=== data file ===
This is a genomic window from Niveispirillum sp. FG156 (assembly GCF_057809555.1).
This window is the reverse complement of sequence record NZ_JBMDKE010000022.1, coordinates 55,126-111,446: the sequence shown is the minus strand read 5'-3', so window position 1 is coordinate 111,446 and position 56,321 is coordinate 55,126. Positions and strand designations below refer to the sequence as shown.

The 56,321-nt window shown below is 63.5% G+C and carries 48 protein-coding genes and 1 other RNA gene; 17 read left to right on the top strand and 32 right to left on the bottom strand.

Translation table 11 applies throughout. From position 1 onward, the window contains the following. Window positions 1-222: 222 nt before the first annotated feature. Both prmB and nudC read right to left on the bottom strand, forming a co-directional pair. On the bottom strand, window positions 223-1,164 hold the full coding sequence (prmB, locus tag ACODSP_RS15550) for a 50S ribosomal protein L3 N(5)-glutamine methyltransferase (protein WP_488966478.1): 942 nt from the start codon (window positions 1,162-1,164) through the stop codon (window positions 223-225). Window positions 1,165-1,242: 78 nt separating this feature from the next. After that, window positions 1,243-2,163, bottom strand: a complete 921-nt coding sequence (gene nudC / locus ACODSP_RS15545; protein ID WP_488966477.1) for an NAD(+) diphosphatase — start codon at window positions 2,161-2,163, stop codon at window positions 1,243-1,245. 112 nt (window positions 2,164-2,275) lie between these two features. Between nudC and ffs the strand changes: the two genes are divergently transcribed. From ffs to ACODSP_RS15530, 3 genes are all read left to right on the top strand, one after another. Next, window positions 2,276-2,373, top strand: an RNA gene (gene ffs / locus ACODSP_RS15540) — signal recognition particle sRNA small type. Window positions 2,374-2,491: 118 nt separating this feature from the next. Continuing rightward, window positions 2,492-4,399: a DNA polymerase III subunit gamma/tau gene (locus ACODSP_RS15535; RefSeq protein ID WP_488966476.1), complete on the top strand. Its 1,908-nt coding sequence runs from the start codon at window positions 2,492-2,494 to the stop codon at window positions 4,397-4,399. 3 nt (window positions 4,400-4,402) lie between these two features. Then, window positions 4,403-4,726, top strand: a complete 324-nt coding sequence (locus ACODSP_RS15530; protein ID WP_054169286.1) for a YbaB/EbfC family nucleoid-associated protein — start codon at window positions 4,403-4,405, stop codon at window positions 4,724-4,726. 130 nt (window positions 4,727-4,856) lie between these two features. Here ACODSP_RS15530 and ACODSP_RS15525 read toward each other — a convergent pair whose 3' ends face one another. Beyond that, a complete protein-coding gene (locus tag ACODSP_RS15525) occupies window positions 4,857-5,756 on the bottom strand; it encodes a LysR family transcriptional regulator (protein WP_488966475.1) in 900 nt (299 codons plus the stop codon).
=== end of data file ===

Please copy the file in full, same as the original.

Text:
This is a genomic window from Niveispirillum sp. FG156 (assembly GCF_057809555.1).
This window is the reverse complement of sequence record NZ_JBMDKE010000022.1, coordinates 55,126-111,446: the sequence shown is the minus strand read 5'-3', so window position 1 is coordinate 111,446 and position 56,321 is coordinate 55,126. Positions and strand designations below refer to the sequence as shown.

The 56,321-nt window shown below is 63.5% G+C and carries 48 protein-coding genes and 1 other RNA gene; 17 read left to right on the top strand and 32 right to left on the bottom strand.

Translation table 11 applies throughout. From position 1 onward, the window contains the following. Window positions 1-222: 222 nt before the first annotated feature. Both prmB and nudC read right to left on the bottom strand, forming a co-directional pair. On the bottom strand, window positions 223-1,164 hold the full coding sequence (prmB, locus tag ACODSP_RS15550) for a 50S ribosomal protein L3 N(5)-glutamine methyltransferase (protein WP_488966478.1): 942 nt from the start codon (window positions 1,162-1,164) through the stop codon (window positions 223-225). Window positions 1,165-1,242: 78 nt separating this feature from the next. After that, window positions 1,243-2,163, bottom strand: a complete 921-nt coding sequence (gene nudC / locus ACODSP_RS15545; protein ID WP_488966477.1) for an NAD(+) diphosphatase — start codon at window positions 2,161-2,163, stop codon at window positions 1,243-1,245. 112 nt (window positions 2,164-2,275) lie between these two features. Between nudC and ffs the strand changes: the two genes are divergently transcribed. From ffs to ACODSP_RS15530, 3 genes are all read left to right on the top strand, one after another. Next, window positions 2,276-2,373, top strand: an RNA gene (gene ffs / locus ACODSP_RS15540) — signal recognition particle sRNA small type. Window positions 2,374-2,491: 118 nt separating this feature from the next. Continuing rightward, window positions 2,492-4,399: a DNA polymerase III subunit gamma/tau gene (locus ACODSP_RS15535; RefSeq protein ID WP_488966476.1), complete on the top strand. Its 1,908-nt coding sequence runs from the start codon at window positions 2,492-2,494 to the stop codon at window positions 4,397-4,399. 3 nt (window positions 4,400-4,402) lie between these two features. Then, window positions 4,403-4,726, top strand: a complete 324-nt coding sequence (locus ACODSP_RS15530; protein ID WP_054169286.1) for a YbaB/EbfC family nucleoid-associated protein — start codon at window positions 4,403-4,405, stop codon at window positions 4,724-4,726. 130 nt (window positions 4,727-4,856) lie between these two features. Here ACODSP_RS15530 and ACODSP_RS15525 read toward each other — a convergent pair whose 3' ends face one another. Beyond that, a complete protein-coding gene (locus tag ACODSP_RS15525) occupies window positions 4,857-5,756 on the bottom strand; it encodes a LysR family transcriptional regulator (protein WP_488966475.1) in 900 nt (299 codons plus the stop codon).